Small Claims Learning Module

Disclaimer

The information contained in these modules, including any references to websites, appendices or links, has been prepared to assist readers as they develop or refresh their skills in the various areas of law covered by the modules. Given the changing nature of the law, readers should exercise their own skill and professional judgment when reviewing the content. Always refer to the most current statutes, regulations, and practice directions, as well as the most recent case law and any other appropriate sources. These materials do not provide legal advice and should not be relied on in any way.

As you read through this module, if you find any information that is unclear, inaccurate or outdated, please advise the course facilitator.

  1. Introduction

  2. Jurisdiction

  3. Procedural Issues - Starting a Claim

  4. Procedural Issues - Responding to a Claim

  5. Procedural Issues - Interlocutory Procedures

  6. Procedural Issues - Certificate of Readiness

  7. Procedural Issues - Current Pilot Projects

  8. Mediation

  9. Settlement Conference

  10. Offer to Settle

  11. Trial

  12. Evidence at Trial

  13. The Trial Decision

  14. Appeal

  15. Enforcement

Community Discussion

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Course outlines how an informal people's court can function, while still adhering to procedural and evidenciary rules,as far as possible.

 

Should expand jurisdiction to $50,000 in keeping with inflation?!

@Brian Smith -- I know there was recently some discussion to increase the amount in Alberta.  Should an increase occur in Alberta, I am sure BC would not be that far behind.  Considering that section 21 of the Small Claims Act permits the Lieutenant Governor in Council to prescribe a limit of not more than $50,000, it seems that this increase is very possible.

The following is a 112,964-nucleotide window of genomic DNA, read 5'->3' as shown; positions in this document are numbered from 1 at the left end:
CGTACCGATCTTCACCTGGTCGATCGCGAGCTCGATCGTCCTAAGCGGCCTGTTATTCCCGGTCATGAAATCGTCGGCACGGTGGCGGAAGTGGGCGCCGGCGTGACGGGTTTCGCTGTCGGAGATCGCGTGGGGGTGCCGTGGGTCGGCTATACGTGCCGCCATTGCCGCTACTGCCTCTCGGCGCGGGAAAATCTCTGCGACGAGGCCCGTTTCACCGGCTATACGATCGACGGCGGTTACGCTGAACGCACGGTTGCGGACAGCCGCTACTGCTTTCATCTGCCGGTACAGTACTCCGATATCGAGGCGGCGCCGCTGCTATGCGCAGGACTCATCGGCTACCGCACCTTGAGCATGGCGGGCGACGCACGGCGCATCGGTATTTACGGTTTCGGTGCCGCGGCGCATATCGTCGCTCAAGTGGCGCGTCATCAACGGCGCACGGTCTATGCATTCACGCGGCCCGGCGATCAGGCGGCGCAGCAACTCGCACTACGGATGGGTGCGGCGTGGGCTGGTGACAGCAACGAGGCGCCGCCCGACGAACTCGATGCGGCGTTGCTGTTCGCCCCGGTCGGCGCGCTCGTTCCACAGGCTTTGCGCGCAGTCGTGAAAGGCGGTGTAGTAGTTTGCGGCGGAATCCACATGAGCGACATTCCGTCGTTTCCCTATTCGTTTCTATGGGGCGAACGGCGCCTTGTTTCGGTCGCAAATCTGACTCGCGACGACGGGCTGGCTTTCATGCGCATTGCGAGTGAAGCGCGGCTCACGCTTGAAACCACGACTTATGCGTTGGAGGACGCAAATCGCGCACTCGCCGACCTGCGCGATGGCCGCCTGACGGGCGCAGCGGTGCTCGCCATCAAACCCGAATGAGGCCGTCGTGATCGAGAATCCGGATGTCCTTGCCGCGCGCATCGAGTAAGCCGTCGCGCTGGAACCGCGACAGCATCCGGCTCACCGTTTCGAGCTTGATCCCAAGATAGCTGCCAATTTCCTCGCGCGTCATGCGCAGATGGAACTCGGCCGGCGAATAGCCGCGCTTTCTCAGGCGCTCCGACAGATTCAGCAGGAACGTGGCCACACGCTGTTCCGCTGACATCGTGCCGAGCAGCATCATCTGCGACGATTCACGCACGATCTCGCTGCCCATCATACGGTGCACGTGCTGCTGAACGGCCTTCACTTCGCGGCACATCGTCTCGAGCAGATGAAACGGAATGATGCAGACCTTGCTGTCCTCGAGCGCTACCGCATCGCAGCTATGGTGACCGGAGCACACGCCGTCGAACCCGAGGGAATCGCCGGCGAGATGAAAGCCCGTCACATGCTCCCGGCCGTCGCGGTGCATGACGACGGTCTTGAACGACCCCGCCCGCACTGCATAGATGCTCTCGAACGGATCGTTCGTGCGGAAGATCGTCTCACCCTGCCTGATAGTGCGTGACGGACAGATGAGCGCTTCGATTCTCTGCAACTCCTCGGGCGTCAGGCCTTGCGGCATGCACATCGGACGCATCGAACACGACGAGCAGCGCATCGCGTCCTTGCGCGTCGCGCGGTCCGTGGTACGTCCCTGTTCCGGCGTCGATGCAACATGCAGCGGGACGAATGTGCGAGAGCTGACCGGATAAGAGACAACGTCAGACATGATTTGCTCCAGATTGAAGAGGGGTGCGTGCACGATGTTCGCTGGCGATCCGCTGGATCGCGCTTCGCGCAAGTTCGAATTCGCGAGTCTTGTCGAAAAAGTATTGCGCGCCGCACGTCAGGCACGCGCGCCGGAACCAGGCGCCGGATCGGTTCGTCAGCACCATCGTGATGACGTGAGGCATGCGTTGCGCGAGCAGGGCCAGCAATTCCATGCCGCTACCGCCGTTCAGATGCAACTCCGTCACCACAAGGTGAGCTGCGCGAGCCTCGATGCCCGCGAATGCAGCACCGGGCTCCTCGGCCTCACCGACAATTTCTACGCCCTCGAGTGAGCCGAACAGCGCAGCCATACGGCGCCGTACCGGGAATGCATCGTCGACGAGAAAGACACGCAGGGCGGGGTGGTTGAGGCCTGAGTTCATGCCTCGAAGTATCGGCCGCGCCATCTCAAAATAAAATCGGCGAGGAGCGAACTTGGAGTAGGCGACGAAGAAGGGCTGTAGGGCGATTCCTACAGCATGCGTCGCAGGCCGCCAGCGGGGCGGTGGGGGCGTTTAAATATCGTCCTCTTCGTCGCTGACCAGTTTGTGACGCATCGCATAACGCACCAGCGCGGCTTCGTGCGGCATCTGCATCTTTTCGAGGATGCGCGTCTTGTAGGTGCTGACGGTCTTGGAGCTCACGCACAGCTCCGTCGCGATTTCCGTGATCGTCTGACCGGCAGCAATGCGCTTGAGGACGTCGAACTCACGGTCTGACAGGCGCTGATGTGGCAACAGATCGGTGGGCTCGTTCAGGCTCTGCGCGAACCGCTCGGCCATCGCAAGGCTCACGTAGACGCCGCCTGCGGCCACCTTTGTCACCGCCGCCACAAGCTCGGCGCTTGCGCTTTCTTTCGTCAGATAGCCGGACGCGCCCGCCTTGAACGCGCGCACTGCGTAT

Should we not be worried by the Civil Resolutions Tribunal?  They are making it mandatory for many aspects of Small Claims.

Seems to me you both have valid points. I'm just not sure what to say about accomodating obvious political decisions being made outside and above the level of the lawyer and litigant participants in the process. The idea to expand the quantum available in Small Claims Court has been an active consideration, as has the idea of incorporating some form of mediated dialogue within the process. My advice from members of the Sheriff's department over the years has been that there are some very unhappy people within the Small Claims Court process. I think the idea is that it may lend itself to some alternative forms of dispute resolution.

I believe your answer to the second question in the Small Claims Module quiz is wrong. It states "Correct. Miguel's obligation is to attempt at the earliest opportunity to apply to have the matter exempted from mediation where it is obvious that his instructions are to have the validity of Heatco's contract decided by a judge in court.  Rule 7.2 governs mediations for claims up to $10,000. Section 7.2((9) and (10) provide the authority to apply for exemption in cases where it is unfair or impractical to require mediation. Rule 16(6) and (7) provide the mechanism for making applications to a judge." however Rule sections 7.2(9) and (10) have been repealed in 2015 and Rule 16(6)(f.1) references only an order exempting a disputed claim from the application of Rule 7.3 with no reference to the power to exempt the application of Rule 7.2 (which applies here). Accordingly the advice suggested by the answer is wrong as that course of action is not available and the fourth of the answer choices is the "most correct" of those remaining in my view as there is no oblgation to compromise on a mediation.